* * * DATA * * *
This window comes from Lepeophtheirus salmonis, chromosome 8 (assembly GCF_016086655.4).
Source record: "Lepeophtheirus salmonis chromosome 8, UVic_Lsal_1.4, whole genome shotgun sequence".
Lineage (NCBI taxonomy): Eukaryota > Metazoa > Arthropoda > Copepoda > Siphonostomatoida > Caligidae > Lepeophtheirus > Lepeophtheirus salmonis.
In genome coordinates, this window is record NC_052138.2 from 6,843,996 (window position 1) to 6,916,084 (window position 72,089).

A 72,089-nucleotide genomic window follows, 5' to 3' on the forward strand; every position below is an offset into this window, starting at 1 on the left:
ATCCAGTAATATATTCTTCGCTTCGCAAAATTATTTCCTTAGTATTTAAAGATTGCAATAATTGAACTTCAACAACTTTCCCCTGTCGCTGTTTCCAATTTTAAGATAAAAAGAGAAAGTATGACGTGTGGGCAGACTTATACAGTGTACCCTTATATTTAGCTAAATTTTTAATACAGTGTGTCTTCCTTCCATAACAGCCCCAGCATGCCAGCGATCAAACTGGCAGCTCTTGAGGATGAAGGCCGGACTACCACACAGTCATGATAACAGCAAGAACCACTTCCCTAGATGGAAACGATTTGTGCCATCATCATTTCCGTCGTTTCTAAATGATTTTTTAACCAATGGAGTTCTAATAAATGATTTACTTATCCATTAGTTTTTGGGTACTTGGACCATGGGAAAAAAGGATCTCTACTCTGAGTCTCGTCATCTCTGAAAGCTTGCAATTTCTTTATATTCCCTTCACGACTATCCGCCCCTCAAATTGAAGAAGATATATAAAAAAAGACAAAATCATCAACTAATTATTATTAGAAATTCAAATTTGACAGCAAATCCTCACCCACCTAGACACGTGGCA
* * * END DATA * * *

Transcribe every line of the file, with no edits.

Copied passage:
This window comes from Lepeophtheirus salmonis, chromosome 8 (assembly GCF_016086655.4).
Source record: "Lepeophtheirus salmonis chromosome 8, UVic_Lsal_1.4, whole genome shotgun sequence".
Lineage (NCBI taxonomy): Eukaryota > Metazoa > Arthropoda > Copepoda > Siphonostomatoida > Caligidae > Lepeophtheirus > Lepeophtheirus salmonis.
In genome coordinates, this window is record NC_052138.2 from 6,843,996 (window position 1) to 6,916,084 (window position 72,089).

A 72,089-nucleotide genomic window follows, 5' to 3' on the forward strand; every position below is an offset into this window, starting at 1 on the left:
ATCCAGTAATATATTCTTCGCTTCGCAAAATTATTTCCTTAGTATTTAAAGATTGCAATAATTGAACTTCAACAACTTTCCCCTGTCGCTGTTTCCAATTTTAAGATAAAAAGAGAAAGTATGACGTGTGGGCAGACTTATACAGTGTACCCTTATATTTAGCTAAATTTTTAATACAGTGTGTCTTCCTTCCATAACAGCCCCAGCATGCCAGCGATCAAACTGGCAGCTCTTGAGGATGAAGGCCGGACTACCACACAGTCATGATAACAGCAAGAACCACTTCCCTAGATGGAAACGATTTGTGCCATCATCATTTCCGTCGTTTCTAAATGATTTTTTAACCAATGGAGTTCTAATAAATGATTTACTTATCCATTAGTTTTTGGGTACTTGGACCATGGGAAAAAAGGATCTCTACTCTGAGTCTCGTCATCTCTGAAAGCTTGCAATTTCTTTATATTCCCTTCACGACTATCCGCCCCTCAAATTGAAGAAGATATATAAAAAAAGACAAAATCATCAACTAATTATTATTAGAAATTCAAATTTGACAGCAAATCCTCACCCACCTAGACACGTGGCA